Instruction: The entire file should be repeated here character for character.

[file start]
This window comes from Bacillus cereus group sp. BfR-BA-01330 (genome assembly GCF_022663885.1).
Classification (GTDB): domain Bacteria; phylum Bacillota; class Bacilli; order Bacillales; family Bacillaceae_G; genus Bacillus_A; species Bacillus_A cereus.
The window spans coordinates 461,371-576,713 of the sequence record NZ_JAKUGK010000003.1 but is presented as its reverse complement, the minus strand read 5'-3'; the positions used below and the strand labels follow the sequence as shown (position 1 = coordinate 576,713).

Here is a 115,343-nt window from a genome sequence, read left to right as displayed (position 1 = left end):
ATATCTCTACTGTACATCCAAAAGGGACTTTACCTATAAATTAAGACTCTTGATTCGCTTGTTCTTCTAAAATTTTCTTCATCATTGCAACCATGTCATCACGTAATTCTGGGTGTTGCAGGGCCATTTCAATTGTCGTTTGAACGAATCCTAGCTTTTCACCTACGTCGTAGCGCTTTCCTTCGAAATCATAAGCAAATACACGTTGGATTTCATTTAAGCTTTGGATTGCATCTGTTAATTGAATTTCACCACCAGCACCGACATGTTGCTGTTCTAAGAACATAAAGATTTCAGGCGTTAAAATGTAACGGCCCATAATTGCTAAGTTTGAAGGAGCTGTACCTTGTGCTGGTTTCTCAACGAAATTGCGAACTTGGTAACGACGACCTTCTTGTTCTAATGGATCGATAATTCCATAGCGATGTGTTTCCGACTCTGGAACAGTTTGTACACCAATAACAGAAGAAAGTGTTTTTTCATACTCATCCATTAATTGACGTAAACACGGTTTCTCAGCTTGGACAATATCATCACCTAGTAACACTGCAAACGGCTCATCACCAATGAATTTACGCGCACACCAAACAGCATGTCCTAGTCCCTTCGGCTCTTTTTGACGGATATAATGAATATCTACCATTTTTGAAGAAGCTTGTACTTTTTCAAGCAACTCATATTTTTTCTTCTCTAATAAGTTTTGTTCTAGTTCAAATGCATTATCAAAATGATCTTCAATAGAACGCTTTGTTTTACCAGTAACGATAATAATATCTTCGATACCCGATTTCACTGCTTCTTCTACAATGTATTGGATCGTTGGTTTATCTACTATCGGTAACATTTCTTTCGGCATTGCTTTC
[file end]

This window comes from Bacillus cereus group sp. BfR-BA-01330 (genome assembly GCF_022663885.1).
Classification (GTDB): domain Bacteria; phylum Bacillota; class Bacilli; order Bacillales; family Bacillaceae_G; genus Bacillus_A; species Bacillus_A cereus.
The window spans coordinates 461,371-576,713 of the sequence record NZ_JAKUGK010000003.1 but is presented as its reverse complement, the minus strand read 5'-3'; the positions used below and the strand labels follow the sequence as shown (position 1 = coordinate 576,713).

Here is a 115,343-nt window from a genome sequence, read left to right as displayed (position 1 = left end):
ATATCTCTACTGTACATCCAAAAGGGACTTTACCTATAAATTAAGACTCTTGATTCGCTTGTTCTTCTAAAATTTTCTTCATCATTGCAACCATGTCATCACGTAATTCTGGGTGTTGCAGGGCCATTTCAATTGTCGTTTGAACGAATCCTAGCTTTTCACCTACGTCGTAGCGCTTTCCTTCGAAATCATAAGCAAATACACGTTGGATTTCATTTAAGCTTTGGATTGCATCTGTTAATTGAATTTCACCACCAGCACCGACATGTTGCTGTTCTAAGAACATAAAGATTTCAGGCGTTAAAATGTAACGGCCCATAATTGCTAAGTTTGAAGGAGCTGTACCTTGTGCTGGTTTCTCAACGAAATTGCGAACTTGGTAACGACGACCTTCTTGTTCTAATGGATCGATAATTCCATAGCGATGTGTTTCCGACTCTGGAACAGTTTGTACACCAATAACAGAAGAAAGTGTTTTTTCATACTCATCCATTAATTGACGTAAACACGGTTTCTCAGCTTGGACAATATCATCACCTAGTAACACTGCAAACGGCTCATCACCAATGAATTTACGCGCACACCAAACAGCATGTCCTAGTCCCTTCGGCTCTTTTTGACGGATATAATGAATATCTACCATTTTTGAAGAAGCTTGTACTTTTTCAAGCAACTCATATTTTTTCTTCTCTAATAAGTTTTGTTCTAGTTCAAATGCATTATCAAAATGATCTTCAATAGAACGCTTTGTTTTACCAGTAACGATAATAATATCTTCGATACCCGATTTCACTGCTTCTTCTACAATGTATTGGATCGTTGGTTTATCTACTATCGGTAACATTTCTTTCGGCATTGCTTTC